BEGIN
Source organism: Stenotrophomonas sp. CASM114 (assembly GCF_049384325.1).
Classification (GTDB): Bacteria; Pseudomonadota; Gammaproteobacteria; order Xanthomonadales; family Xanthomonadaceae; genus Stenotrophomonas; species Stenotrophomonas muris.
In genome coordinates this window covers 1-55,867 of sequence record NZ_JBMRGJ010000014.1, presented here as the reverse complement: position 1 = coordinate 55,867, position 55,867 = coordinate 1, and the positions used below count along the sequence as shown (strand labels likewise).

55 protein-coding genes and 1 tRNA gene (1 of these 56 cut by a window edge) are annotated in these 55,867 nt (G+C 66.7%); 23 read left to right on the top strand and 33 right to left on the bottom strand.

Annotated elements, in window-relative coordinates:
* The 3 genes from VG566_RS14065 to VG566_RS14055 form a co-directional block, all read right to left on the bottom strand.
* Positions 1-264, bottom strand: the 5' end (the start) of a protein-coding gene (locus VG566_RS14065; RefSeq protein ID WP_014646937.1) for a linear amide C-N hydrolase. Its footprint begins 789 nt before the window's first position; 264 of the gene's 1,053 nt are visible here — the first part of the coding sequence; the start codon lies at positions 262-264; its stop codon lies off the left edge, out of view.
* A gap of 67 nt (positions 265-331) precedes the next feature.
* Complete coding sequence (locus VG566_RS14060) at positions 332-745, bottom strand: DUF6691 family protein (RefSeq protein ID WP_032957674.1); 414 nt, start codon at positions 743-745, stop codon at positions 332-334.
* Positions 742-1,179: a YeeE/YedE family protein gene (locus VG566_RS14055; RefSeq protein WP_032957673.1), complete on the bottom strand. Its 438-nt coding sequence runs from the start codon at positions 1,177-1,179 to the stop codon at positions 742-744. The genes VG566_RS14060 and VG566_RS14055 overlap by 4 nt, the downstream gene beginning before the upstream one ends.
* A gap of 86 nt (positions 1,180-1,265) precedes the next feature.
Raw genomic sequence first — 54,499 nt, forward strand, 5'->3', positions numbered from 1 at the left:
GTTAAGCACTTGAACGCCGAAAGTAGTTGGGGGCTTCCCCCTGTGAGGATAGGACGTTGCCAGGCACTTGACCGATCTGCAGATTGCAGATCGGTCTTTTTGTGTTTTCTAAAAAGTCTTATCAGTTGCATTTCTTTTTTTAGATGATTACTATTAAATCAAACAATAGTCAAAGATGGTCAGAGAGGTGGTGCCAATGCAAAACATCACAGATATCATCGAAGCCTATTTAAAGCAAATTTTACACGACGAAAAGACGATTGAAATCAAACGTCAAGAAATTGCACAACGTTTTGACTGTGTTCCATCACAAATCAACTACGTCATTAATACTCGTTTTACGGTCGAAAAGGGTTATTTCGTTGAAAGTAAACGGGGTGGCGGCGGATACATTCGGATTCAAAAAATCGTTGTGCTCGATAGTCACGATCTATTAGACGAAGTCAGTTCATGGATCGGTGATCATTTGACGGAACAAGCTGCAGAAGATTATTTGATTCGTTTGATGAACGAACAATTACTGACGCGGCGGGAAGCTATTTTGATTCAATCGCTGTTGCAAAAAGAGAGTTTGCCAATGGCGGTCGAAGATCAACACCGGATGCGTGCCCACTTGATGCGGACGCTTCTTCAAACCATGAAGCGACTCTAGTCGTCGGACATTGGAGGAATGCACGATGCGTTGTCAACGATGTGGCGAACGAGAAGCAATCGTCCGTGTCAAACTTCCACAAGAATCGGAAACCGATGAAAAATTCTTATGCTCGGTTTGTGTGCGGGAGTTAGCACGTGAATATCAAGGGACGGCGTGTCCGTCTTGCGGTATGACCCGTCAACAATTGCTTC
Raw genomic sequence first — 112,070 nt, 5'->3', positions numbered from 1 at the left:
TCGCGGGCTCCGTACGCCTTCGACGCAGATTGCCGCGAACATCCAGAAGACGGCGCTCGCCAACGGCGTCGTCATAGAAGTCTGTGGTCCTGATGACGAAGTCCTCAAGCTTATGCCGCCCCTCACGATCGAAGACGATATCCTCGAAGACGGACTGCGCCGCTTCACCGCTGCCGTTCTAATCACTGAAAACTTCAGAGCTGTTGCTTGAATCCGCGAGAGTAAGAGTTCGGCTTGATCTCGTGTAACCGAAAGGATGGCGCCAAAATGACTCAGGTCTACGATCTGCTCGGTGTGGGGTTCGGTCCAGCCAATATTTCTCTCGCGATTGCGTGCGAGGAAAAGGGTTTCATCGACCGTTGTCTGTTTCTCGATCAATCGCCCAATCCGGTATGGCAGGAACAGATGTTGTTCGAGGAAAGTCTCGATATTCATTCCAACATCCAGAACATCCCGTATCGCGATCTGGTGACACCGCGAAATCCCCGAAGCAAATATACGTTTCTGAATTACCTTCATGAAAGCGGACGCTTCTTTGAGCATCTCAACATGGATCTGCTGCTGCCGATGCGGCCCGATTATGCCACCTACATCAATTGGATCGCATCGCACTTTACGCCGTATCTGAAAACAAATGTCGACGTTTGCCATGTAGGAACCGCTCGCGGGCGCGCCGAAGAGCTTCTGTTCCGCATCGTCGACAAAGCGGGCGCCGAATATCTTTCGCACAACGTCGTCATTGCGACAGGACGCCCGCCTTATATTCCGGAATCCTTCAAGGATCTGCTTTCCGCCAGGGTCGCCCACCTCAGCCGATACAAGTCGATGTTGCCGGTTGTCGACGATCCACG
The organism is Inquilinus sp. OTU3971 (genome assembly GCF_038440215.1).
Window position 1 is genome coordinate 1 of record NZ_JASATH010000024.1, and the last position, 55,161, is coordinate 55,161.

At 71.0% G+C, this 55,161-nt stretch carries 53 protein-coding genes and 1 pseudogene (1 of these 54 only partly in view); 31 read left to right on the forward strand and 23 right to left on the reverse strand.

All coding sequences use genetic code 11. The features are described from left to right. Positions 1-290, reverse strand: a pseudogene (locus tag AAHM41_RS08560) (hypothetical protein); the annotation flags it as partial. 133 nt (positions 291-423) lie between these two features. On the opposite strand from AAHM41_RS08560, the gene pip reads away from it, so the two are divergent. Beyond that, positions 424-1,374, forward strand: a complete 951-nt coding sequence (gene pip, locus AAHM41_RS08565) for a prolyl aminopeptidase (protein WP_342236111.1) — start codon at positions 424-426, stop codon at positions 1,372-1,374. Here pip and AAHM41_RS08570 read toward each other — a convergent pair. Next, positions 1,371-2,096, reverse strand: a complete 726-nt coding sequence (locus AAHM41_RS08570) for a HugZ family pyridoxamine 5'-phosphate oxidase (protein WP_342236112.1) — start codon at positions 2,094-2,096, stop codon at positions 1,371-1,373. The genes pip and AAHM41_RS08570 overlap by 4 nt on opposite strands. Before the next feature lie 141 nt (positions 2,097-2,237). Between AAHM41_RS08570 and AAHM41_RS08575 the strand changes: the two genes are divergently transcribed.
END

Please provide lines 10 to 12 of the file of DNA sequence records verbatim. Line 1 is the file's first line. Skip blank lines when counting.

* Positions 742-1,179: a YeeE/YedE family protein gene (locus VG566_RS14055; RefSeq protein WP_032957673.1), complete on the bottom strand. Its 438-nt coding sequence runs from the start codon at positions 1,177-1,179 to the stop codon at positions 742-744. The genes VG566_RS14060 and VG566_RS14055 overlap by 4 nt, the downstream gene beginning before the upstream one ends.
* A gap of 86 nt (positions 1,180-1,265) precedes the next feature.
Raw genomic sequence first — 54,499 nt, forward strand, 5'->3', positions numbered from 1 at the left: